Beyond Times Square: 5 Offbeat Attractions in NYC

Think you've seen all NYC has to offer? You probably haven't. From churches to amusement parks, check out these unusual NYC attractions.

Welcome to New York City! You’ve already seen the top 5 NYC attractions. You’ve done Times Square and the Statue of Liberty, walked up 5th Avenue, popped into the Met (and perhaps the Guggenheim and the Whitney or one the other NYC museums), walked the Highline, and maybe even grabbed a slice at Bleecker Street Pizza.

You may think you’ve done it all, but there’s so much more. Most New Yorkers haven’t even done it all! So what’s next? What are a few more off the beaten path attractions?

We’re here to help. Here are our top 5 favorite unusual New York City attractions. Go buy a Metrocard and check them out!

5.) Coney Island Wonder Wheel

Coney Island Wonder Wheel

Lazy Llama / Shutterstock

If you want to take the subway to Coney Island, you’ll need to catch one of four trains: the D, F, N, or Q. Coney Island is about 45 minutes to an hour outside of NYC (depending on where you’re coming from) and is famous for its hot dogs, Mermaid Parade, and Deno’s Wonder Wheel.

If you’re looking to escape the city and see something completely different, we recommend heading down to Coney Island, checking out Deno’s Wonder Wheel, and then walking the boardwalk over to Brighton Beach.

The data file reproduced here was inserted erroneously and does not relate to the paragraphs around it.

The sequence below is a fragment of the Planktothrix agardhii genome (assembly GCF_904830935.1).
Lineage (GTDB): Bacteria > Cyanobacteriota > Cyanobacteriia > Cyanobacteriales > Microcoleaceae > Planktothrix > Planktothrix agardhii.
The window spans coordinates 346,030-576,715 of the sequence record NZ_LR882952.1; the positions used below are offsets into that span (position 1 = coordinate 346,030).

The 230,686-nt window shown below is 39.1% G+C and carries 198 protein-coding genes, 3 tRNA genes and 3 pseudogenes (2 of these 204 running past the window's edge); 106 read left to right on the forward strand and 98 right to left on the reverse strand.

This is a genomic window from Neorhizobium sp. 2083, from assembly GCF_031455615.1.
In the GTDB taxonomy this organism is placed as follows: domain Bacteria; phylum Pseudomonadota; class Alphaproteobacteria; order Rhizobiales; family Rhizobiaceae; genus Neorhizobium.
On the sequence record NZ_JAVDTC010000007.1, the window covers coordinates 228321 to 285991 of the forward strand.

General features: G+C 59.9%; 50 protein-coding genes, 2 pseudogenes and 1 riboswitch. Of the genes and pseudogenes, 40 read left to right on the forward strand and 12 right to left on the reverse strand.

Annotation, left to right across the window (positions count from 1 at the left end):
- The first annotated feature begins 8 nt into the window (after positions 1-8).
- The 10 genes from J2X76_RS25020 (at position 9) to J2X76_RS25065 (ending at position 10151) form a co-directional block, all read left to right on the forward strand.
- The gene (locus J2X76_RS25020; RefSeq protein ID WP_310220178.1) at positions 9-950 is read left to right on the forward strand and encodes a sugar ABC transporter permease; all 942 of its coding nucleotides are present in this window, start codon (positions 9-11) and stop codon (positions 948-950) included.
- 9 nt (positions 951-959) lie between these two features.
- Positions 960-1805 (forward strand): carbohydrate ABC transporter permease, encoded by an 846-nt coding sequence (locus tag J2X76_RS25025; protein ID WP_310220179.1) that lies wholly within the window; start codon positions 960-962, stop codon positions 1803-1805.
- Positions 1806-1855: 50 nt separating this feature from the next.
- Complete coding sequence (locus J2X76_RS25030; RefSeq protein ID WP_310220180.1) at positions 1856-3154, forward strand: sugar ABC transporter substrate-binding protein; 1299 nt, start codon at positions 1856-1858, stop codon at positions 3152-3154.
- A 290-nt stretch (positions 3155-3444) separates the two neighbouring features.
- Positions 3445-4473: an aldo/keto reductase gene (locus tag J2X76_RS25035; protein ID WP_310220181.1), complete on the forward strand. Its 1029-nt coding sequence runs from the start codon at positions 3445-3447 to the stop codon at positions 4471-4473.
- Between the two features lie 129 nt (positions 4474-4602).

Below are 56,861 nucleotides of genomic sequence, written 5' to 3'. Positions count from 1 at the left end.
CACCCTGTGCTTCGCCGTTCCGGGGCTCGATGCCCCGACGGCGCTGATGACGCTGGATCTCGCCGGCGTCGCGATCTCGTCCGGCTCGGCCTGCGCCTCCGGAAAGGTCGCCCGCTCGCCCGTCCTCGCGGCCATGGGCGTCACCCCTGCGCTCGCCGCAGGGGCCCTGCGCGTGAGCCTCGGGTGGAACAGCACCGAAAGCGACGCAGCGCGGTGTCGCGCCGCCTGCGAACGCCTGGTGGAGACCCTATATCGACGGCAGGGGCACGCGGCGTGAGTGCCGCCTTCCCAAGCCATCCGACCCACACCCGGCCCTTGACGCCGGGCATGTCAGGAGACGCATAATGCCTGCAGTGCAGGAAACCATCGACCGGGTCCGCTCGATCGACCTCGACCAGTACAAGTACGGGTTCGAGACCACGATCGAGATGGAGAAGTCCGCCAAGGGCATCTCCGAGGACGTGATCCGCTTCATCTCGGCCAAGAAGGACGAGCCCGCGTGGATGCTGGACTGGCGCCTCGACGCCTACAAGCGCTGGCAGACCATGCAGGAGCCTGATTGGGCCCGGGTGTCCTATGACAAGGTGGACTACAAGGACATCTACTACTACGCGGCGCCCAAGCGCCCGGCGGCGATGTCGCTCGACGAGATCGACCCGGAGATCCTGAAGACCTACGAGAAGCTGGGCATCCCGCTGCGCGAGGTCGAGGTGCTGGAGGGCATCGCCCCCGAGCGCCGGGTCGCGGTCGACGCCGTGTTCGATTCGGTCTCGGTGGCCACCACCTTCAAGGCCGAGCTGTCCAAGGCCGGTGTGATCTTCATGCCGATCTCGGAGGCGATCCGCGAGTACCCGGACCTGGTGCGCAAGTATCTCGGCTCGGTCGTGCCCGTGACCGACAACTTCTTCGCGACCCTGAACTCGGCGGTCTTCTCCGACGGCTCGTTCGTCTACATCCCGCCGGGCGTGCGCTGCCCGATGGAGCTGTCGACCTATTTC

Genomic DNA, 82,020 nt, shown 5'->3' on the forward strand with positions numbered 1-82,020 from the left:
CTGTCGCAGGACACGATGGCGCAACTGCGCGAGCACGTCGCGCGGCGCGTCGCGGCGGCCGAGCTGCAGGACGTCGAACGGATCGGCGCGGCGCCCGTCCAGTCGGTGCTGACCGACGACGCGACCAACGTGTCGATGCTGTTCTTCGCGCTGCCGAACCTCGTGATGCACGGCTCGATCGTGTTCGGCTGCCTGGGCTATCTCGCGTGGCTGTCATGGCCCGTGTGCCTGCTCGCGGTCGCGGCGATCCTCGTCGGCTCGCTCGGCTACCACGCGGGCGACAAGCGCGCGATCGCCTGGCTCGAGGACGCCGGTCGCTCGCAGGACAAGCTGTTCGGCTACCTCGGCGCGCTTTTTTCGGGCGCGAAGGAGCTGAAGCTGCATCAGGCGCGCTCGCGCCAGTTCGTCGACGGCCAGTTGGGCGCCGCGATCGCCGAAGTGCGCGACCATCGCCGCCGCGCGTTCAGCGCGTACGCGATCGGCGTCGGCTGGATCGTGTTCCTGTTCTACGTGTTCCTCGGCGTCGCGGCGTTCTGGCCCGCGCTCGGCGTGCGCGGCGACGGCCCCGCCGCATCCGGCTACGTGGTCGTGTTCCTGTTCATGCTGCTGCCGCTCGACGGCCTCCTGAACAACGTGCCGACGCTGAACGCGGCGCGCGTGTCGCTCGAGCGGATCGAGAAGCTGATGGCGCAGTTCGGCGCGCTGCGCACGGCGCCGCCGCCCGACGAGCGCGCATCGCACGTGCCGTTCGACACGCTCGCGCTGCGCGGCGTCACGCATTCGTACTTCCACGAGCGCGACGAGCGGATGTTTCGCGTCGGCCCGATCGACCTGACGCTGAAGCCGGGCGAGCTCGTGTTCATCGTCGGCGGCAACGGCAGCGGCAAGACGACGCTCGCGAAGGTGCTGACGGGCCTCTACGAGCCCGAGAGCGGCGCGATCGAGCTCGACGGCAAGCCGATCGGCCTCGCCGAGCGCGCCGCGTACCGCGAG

There are two queues at the entrance to the Wonder Wheel in Coney Island. One of them will lead you to the white cars, which will take you high in the air and give you a gorgeous panoramic view of Coney Island and the Atlantic. The other goes to the red and blue cars, which also provide lovely views — when they’re not sliding down a steel track, sideswiping each other, and swinging back and forth.

There are currently only three places in the world where you can ride a Ferris Wheel like this, and Deno’s Wonder Wheel is the original.

People tend to have strong feelings about it. Either they love the Wheel, or they think it’s the most demonic, terrifying ride they’ve ever endured. Try it yourself and let us know what camp you’re in!

4.) Flushing Meadows Corona Park

Flushing Meadows Corona Park

Leonard Zhukovsky / Shutterstock

Flushing Meadows Corona Park is in Queens and was the site of the World’s Fair in both 1939 and 1964.

Souvenirs from the 1964 Fair, such as the iconic Unisphere (you’ve probably seen it on a CD cover), still dot the grounds. Some, such as the Unisphere, are currently in good shape. Others, such as the crumbling New York State Pavilion, look as though they’d be at home in a dystopian film. As you walk around, you might see random statues, 1960s rockets, mosaics of Elsie the Cow, and time capsules.

The park also houses entertainment and cultural facilities, such as the Queens Museum and the wavy, groovy looking Hall of Science. Like tennis? We recommend visiting in September when the U.S. Open is in the park.

Want to hear a fun fact about the park? It was originally called Corona Ash Dump and was where the city’s coal-burning refuse and garbage was. It’s even referenced in F. Scott Fitzgerald’s The Great Gatsby as “valley of ashes.” That all changed in the 1930s when New York City Parks Commissioner Robert Moses conceived the idea of turning the land into a park (akin to Central Park) and when the site was selected for the World’s Fair.